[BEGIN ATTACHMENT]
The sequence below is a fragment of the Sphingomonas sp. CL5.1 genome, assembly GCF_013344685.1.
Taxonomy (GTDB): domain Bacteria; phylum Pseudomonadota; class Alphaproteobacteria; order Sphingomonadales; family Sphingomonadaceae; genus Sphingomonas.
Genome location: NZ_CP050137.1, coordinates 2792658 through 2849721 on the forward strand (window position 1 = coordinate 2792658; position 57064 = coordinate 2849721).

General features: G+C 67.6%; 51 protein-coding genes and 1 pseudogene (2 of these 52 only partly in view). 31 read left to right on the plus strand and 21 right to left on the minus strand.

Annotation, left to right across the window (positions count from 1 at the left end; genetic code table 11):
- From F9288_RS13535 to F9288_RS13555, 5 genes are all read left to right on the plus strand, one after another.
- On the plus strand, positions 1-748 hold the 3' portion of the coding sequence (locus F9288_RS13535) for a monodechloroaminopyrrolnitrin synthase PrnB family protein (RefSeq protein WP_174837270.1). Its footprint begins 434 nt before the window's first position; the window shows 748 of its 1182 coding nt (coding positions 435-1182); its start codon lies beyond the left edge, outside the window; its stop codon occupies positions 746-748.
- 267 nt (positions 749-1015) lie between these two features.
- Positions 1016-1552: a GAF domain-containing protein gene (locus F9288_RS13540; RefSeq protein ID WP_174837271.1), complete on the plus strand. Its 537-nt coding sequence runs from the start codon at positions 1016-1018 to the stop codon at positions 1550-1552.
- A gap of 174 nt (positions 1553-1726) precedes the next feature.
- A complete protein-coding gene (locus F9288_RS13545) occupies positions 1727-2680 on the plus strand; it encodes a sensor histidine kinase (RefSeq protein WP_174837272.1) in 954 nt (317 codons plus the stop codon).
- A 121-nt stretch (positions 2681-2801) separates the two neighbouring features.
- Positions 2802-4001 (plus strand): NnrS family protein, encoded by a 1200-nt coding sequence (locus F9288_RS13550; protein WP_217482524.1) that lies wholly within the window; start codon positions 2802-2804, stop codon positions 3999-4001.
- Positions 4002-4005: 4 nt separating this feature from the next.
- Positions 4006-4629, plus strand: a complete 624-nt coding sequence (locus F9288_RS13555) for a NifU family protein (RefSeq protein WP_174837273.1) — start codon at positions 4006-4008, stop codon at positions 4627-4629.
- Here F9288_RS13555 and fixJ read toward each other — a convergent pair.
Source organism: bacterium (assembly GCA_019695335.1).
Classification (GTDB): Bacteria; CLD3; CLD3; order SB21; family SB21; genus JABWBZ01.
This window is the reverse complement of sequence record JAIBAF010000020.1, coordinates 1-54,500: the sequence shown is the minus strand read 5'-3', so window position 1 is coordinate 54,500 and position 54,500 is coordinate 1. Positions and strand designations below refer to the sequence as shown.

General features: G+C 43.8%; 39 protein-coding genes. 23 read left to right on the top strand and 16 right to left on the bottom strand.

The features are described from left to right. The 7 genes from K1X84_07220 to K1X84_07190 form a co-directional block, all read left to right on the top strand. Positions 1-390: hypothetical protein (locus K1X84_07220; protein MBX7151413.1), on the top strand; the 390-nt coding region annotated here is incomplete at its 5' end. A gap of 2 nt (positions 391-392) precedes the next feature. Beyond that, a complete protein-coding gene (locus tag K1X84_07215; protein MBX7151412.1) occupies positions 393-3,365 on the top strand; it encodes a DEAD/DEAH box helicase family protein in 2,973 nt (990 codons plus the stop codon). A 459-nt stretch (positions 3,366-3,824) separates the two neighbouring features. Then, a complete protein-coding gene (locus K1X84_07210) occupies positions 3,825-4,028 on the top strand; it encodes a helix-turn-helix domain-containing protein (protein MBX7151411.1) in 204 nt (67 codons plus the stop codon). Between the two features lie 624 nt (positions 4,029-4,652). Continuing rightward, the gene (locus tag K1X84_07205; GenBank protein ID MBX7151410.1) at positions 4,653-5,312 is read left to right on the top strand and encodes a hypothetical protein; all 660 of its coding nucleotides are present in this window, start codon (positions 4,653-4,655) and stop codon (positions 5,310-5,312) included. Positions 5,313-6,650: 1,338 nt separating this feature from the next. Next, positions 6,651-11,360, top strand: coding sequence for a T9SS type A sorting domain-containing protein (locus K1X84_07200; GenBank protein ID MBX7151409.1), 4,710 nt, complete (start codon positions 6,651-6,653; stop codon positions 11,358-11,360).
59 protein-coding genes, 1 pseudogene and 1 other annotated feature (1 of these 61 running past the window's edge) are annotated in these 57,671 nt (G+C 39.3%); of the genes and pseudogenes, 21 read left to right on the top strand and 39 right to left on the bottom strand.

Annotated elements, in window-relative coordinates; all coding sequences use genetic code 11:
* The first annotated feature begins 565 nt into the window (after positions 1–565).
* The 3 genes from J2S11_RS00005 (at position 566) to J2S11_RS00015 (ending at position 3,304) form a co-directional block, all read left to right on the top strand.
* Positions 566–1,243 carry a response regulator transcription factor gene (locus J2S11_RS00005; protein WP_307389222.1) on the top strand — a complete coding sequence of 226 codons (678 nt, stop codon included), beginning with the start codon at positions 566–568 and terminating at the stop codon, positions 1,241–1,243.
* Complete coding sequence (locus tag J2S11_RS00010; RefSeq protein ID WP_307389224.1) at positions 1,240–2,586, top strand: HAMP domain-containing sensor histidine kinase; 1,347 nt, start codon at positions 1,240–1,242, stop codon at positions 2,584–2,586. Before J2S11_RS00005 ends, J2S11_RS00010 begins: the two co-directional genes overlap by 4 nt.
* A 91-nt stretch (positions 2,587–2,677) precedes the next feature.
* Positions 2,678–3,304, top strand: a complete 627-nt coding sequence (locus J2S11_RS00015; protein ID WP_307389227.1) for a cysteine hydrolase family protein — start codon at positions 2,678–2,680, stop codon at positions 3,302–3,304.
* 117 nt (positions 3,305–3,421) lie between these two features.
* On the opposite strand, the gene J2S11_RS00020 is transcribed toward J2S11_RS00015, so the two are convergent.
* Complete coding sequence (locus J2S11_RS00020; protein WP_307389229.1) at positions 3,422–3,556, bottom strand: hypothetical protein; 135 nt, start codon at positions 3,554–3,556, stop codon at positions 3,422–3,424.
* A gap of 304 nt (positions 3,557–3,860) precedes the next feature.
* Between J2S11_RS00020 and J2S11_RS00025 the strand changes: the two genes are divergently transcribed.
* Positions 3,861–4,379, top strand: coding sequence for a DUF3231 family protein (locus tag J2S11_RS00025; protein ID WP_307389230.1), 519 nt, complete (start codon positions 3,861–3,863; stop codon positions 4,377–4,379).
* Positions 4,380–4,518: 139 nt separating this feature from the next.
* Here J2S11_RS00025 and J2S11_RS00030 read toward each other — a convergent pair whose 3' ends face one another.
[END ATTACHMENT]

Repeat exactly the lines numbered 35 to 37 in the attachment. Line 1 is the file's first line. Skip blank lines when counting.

* Positions 3,861–4,379, top strand: coding sequence for a DUF3231 family protein (locus tag J2S11_RS00025; protein ID WP_307389230.1), 519 nt, complete (start codon positions 3,861–3,863; stop codon positions 4,377–4,379).
* Positions 4,380–4,518: 139 nt separating this feature from the next.
* Here J2S11_RS00025 and J2S11_RS00030 read toward each other — a convergent pair whose 3' ends face one another.